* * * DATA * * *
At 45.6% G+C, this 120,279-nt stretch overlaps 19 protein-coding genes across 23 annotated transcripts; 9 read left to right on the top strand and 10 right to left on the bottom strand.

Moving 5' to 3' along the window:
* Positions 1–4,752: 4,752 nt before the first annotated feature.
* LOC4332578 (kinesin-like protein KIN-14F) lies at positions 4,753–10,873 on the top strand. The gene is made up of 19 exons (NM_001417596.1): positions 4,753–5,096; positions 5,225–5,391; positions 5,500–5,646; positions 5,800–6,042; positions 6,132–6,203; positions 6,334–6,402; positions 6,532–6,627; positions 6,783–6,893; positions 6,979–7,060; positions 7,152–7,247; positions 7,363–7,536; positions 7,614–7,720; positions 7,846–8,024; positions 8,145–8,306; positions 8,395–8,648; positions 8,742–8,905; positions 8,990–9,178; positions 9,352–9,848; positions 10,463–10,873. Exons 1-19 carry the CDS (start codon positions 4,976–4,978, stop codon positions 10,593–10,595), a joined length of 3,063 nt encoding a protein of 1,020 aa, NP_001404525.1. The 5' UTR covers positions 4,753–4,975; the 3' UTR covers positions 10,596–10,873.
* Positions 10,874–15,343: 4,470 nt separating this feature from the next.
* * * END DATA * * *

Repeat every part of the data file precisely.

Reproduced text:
At 45.6% G+C, this 120,279-nt stretch overlaps 19 protein-coding genes across 23 annotated transcripts; 9 read left to right on the top strand and 10 right to left on the bottom strand.

Moving 5' to 3' along the window:
* Positions 1–4,752: 4,752 nt before the first annotated feature.
* LOC4332578 (kinesin-like protein KIN-14F) lies at positions 4,753–10,873 on the top strand. The gene is made up of 19 exons (NM_001417596.1): positions 4,753–5,096; positions 5,225–5,391; positions 5,500–5,646; positions 5,800–6,042; positions 6,132–6,203; positions 6,334–6,402; positions 6,532–6,627; positions 6,783–6,893; positions 6,979–7,060; positions 7,152–7,247; positions 7,363–7,536; positions 7,614–7,720; positions 7,846–8,024; positions 8,145–8,306; positions 8,395–8,648; positions 8,742–8,905; positions 8,990–9,178; positions 9,352–9,848; positions 10,463–10,873. Exons 1-19 carry the CDS (start codon positions 4,976–4,978, stop codon positions 10,593–10,595), a joined length of 3,063 nt encoding a protein of 1,020 aa, NP_001404525.1. The 5' UTR covers positions 4,753–4,975; the 3' UTR covers positions 10,596–10,873.
* Positions 10,874–15,343: 4,470 nt separating this feature from the next.